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Author: Subject: Recent bromine synth
XeonTheMGPony
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[*] posted on 6-1-2019 at 13:21
Recent bromine synth


Following Magpies method doubled up, I made some crude bromine : http://www.sciencemadness.org/talk/viewthread.php?tid=13104

After a basic washing in sulfuric acid, I proceeded to use a 20Ml syringe with a 16 gauge needle to fill some Kimberly Pre-scored 10Ml Ampules

To start I made an ampule holder by taking a small chunk of 2*6 and bored 4 * 3/4" holes with a hole saw and drill press.

I pre-loaded the holder with some damaged ampules (the stems) and placed out side to cool along with the syringe.

Then proceeded to charge the ampules with slightly over 10Ml of Bromine.

Due to the damaged stems on some they failed to seal, ampules can be a pain to open, to facilitate safe opening I used my ampule holder and a 11mm deep socket to snap the neck, then used the syringe to transfer it to the new ampule and seal with a propane turbo torch.

Big part of the issue is I failed to clean it more thoroughly after wards with clean sulfuric acid, this caused some residue to contaminate the stem making sealing more difficult.

The chilling helped allot with the sealing of the ampules.

I weighted them out by placing a blank ampule on the scale and turned it on, then weighed and recorded the weights on them.

I then stored them in a sealed plastic polypropylene container on a bed of sodium bicarbonate separated with tissue paper.

Sadly one ampule that had been charged shattered in my hand, thankfully was wearing PVC gloves, they prevented any of it getting on my hands with time to remove them.

The massive fumes had caused sever irritation to the eyes, so flushed with a bicarb solution till the burning had stopped, thank fully was wearing my 3m mask with halogen gas rated cartridges.

But due to the syringe vs pippet and the ampule holder had made the process way easier vs the free hand method, deep chilling helped cut the fuming down by a great deal.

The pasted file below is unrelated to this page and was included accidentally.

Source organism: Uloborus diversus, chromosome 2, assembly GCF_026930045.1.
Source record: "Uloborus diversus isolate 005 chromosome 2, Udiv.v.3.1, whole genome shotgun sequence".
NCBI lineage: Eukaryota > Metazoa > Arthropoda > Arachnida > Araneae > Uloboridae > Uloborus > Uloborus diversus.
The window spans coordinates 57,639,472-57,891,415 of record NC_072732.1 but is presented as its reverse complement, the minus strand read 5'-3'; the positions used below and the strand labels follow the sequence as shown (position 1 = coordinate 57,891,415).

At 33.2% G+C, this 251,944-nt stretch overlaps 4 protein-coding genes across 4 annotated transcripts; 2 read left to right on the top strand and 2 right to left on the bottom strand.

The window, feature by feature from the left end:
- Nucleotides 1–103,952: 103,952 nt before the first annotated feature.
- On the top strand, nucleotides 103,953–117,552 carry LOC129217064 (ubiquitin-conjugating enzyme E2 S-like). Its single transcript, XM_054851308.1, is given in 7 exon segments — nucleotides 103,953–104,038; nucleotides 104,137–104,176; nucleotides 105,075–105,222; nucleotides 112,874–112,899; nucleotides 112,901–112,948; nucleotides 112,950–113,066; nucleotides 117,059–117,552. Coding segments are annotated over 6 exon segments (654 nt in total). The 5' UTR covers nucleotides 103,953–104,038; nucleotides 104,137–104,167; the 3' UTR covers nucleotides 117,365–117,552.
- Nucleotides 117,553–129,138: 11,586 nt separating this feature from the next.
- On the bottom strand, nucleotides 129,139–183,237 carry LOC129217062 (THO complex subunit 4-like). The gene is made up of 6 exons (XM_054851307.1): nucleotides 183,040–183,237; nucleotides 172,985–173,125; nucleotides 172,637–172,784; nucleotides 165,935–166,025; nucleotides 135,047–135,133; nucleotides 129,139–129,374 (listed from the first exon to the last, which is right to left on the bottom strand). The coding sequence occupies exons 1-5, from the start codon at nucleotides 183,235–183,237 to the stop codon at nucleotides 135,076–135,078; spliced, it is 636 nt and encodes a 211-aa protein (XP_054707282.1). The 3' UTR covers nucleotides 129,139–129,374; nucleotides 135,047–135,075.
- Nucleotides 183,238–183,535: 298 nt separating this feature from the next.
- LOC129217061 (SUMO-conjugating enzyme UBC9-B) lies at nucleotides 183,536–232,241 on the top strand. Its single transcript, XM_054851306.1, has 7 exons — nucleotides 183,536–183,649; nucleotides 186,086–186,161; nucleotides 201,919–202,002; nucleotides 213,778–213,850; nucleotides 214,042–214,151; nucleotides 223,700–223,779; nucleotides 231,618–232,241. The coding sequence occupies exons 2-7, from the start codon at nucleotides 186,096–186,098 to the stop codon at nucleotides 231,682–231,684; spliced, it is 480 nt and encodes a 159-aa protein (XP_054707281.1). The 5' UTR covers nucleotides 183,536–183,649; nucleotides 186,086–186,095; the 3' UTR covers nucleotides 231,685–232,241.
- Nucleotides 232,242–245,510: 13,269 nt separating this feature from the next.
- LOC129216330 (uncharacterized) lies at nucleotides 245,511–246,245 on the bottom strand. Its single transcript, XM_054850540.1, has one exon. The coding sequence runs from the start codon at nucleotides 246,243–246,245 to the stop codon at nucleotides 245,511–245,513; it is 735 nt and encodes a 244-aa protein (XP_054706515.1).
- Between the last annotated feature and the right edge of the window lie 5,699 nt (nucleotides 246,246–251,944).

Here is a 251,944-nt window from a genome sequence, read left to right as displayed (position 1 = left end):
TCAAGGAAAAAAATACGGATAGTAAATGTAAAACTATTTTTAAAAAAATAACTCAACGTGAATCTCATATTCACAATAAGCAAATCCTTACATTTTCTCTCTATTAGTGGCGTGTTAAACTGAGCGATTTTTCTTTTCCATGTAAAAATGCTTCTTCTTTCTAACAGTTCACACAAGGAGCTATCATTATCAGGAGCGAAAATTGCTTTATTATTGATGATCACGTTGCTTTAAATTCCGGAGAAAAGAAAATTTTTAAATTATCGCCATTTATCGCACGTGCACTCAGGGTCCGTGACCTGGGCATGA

Synopsis:
- Spend much more time on post work up cleaning of the Bromine
- Pre-cleaning the ampule necks with alcohol would have helped




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[Edited on 6-1-2019 by XeonTheMGPony]

[Edited on 6-1-2019 by XeonTheMGPony]

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lordcookies24
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[*] posted on 6-1-2019 at 13:35


this isn't to insult your lab skills but this scares the hell out of me.

btw can you u2u me images of your heating mantle, we already talked about it on another thread.




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XeonTheMGPony
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[*] posted on 6-1-2019 at 13:52


Quote: Originally posted by lordcookies24  
this isn't to insult your lab skills but this scares the hell out of me.

btw can you u2u me images of your heating mantle, we already talked about it on another thread.


Scary? Again never fear that with which you work, respect it but if you're scared of some thing study it more befor handling it.

You won't be needing any thing like Bromine till you get much further along, by then you'll be more comfortable with toxic or corrosive or both substances.

Healthy caution is good.

The accident I described can happen to any one or thing no matter the precautions you take, but it is thanks to the precautions and safety plan the only resualt of it was me being annoyed at lost product and some minor irritation to the eyes despite having the glasses on.

And the most important thing is not panicking.

I did my filling out side due to it being winter at -6c ideal for the task.

On seeing the ampule had shattered and my glove covered hand was saturated in the Bromine, I took off the glove then checked to ensure non bled through and contacted the skin and non was on my clothing, then quickly contain the immediate mess.

Then go inside the house and remove mask and glasses, rinsed out eyes with distilled water, then Bicarb till all irritation had ceased, then a final distilled water rinse (Overkill, but when working with halogen gasses it is best to have an over abundance of caution)

I then returned out side and dusted the contaminated area of snow with Sodium Bi Carbonate.



[Edited on 7-1-2019 by XeonTheMGPony]

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MrHomeScientist